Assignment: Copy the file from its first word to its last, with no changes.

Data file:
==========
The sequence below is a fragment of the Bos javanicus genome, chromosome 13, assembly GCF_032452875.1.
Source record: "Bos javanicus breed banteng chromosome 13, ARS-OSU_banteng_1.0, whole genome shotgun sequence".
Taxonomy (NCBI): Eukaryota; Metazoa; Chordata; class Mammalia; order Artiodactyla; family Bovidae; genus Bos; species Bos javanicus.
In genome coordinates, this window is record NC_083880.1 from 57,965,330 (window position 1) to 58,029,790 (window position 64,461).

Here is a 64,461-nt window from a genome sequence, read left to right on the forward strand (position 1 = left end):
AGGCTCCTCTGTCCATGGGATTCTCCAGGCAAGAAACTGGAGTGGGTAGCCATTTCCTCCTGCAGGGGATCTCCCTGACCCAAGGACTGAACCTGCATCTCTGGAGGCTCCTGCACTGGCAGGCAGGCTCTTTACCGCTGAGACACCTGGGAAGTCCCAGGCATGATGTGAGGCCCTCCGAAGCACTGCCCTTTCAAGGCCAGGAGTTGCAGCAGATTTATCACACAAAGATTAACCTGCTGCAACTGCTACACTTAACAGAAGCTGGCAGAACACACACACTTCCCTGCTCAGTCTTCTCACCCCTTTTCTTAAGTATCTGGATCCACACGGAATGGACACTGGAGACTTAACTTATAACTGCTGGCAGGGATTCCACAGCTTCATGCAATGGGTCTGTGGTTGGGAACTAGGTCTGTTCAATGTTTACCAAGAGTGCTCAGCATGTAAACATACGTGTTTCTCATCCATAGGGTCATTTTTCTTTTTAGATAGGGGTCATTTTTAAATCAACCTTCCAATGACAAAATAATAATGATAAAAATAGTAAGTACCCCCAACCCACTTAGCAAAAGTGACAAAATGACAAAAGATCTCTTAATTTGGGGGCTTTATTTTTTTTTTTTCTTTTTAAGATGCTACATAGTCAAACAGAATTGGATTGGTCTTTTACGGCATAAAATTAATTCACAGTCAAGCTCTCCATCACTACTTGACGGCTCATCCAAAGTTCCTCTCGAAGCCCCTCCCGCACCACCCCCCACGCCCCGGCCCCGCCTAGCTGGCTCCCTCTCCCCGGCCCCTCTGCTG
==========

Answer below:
The sequence below is a fragment of the Bos javanicus genome, chromosome 13, assembly GCF_032452875.1.
Source record: "Bos javanicus breed banteng chromosome 13, ARS-OSU_banteng_1.0, whole genome shotgun sequence".
Taxonomy (NCBI): Eukaryota; Metazoa; Chordata; class Mammalia; order Artiodactyla; family Bovidae; genus Bos; species Bos javanicus.
In genome coordinates, this window is record NC_083880.1 from 57,965,330 (window position 1) to 58,029,790 (window position 64,461).

Here is a 64,461-nt window from a genome sequence, read left to right on the forward strand (position 1 = left end):
AGGCTCCTCTGTCCATGGGATTCTCCAGGCAAGAAACTGGAGTGGGTAGCCATTTCCTCCTGCAGGGGATCTCCCTGACCCAAGGACTGAACCTGCATCTCTGGAGGCTCCTGCACTGGCAGGCAGGCTCTTTACCGCTGAGACACCTGGGAAGTCCCAGGCATGATGTGAGGCCCTCCGAAGCACTGCCCTTTCAAGGCCAGGAGTTGCAGCAGATTTATCACACAAAGATTAACCTGCTGCAACTGCTACACTTAACAGAAGCTGGCAGAACACACACACTTCCCTGCTCAGTCTTCTCACCCCTTTTCTTAAGTATCTGGATCCACACGGAATGGACACTGGAGACTTAACTTATAACTGCTGGCAGGGATTCCACAGCTTCATGCAATGGGTCTGTGGTTGGGAACTAGGTCTGTTCAATGTTTACCAAGAGTGCTCAGCATGTAAACATACGTGTTTCTCATCCATAGGGTCATTTTTCTTTTTAGATAGGGGTCATTTTTAAATCAACCTTCCAATGACAAAATAATAATGATAAAAATAGTAAGTACCCCCAACCCACTTAGCAAAAGTGACAAAATGACAAAAGATCTCTTAATTTGGGGGCTTTATTTTTTTTTTTTCTTTTTAAGATGCTACATAGTCAAACAGAATTGGATTGGTCTTTTACGGCATAAAATTAATTCACAGTCAAGCTCTCCATCACTACTTGACGGCTCATCCAAAGTTCCTCTCGAAGCCCCTCCCGCACCACCCCCCACGCCCCGGCCCCGCCTAGCTGGCTCCCTCTCCCCGGCCCCTCTGCTG